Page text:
Articles | Volume 13, issue 3
Research article
04 Feb 2016
Research article |  | 04 Feb 2016

The fate of 15N-nitrate in mesocosms from five European peatlands differing in long-term nitrogen deposition rate

K. Zając and C. Blodau

Abstract. Elevated nitrogen (N) deposition changes the retention, transformation, and fluxes of N in ombrotrophic peatlands. To evaluate such effects we applied a 15N tracer (NH415NO3) at a rate of 2.3 g N m−2 yr−1 to mesocosms of five European peatlands with differing long-term N deposition rates for a period of 76 days of dry and 90 days of wet conditions. We determined background N content and moss length growth, and recovered the 15N tracer from the mosses, graminoids, shrubs, the peat, and dissolved N. Background N contents in Sphagnum mosses increased from 5.5 (Degerö Stormyr, deposition < 0.2 g N m−2 yr−1) up to 12.2 mg g−1 (Frölichshaier Sattelmoor, 4.7–6.0 g N m−2 yr−1). In peat from Degerö, nitrate and ammonium concentrations were below 3 mg L−1, whereas up to 30 (nitrate) and 11 mg L−1 (ammonium) was found in peat from Frölichshaier Sattelmoor. Sphagnum mosses (down to 5 cm below surface) generally intercepted large amounts of 15N (0.2–0.35 mg g−1) and retained the tracer most effectively relative to their biomass. Similar quantities of the 15N were recovered from the peat, followed by shrubs, graminoids, and the dissolved pool. At the most polluted sites we recovered more 15N from shrubs (up to 12.4 %) and from nitrate and ammonium (up to 0.7 %). However, no impact of N deposition on 15N retention by Sphagnum could be identified and their length growth was highest under high N background deposition. Our experiment suggests that the decline in N retention at levels above ca. 1.5 g m−2 yr−1, as expressed by elevated near-surface peat N content and increased dissolved N concentrations, is likely more modest than previously thought. This conclusion is related to the finding that Sphagnum species can apparently thrive at elevated long-term N deposition rates in European peatlands.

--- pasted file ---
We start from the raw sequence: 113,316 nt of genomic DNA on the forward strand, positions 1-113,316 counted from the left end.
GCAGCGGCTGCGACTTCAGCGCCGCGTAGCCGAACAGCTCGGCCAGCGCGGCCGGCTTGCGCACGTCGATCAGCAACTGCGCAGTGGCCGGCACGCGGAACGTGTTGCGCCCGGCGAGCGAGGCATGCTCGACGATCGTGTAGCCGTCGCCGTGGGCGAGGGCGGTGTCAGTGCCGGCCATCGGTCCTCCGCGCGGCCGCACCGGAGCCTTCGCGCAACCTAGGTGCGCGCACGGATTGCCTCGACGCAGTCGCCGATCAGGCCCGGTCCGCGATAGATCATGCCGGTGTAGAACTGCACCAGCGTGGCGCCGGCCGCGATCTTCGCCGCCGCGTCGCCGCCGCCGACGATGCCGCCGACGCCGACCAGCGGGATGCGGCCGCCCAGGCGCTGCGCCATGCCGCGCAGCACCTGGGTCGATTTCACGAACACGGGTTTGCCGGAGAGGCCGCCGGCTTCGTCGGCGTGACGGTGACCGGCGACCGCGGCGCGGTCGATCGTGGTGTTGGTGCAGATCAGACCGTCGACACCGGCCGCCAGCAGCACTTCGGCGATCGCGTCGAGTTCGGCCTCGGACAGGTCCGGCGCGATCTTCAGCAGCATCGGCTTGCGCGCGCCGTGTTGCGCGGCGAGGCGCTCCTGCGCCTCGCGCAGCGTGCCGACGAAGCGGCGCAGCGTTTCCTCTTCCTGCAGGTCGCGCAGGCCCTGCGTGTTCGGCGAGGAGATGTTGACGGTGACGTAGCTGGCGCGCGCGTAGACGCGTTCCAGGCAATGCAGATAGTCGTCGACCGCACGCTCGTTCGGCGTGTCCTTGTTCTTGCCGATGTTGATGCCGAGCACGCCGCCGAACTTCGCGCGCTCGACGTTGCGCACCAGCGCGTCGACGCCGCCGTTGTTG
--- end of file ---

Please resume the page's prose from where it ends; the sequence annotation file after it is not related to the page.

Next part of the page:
Short summary
Peatlands have been exposed to nitrogen (N) deposition in Europe for decades. In this greenhouse study we investigated how N concentration and mobility in plants and peat have responded by sampling five sites across Europe and experimentally depositing labeled nitrogen on samples in a greenhouse. The peat moss retained its ability to absorb labeled nitrogen, but in the polluted sites more of it reached the deeper peat and was taken up by shrubs and grasses, indicating increased mobility of N.
Final-revised paper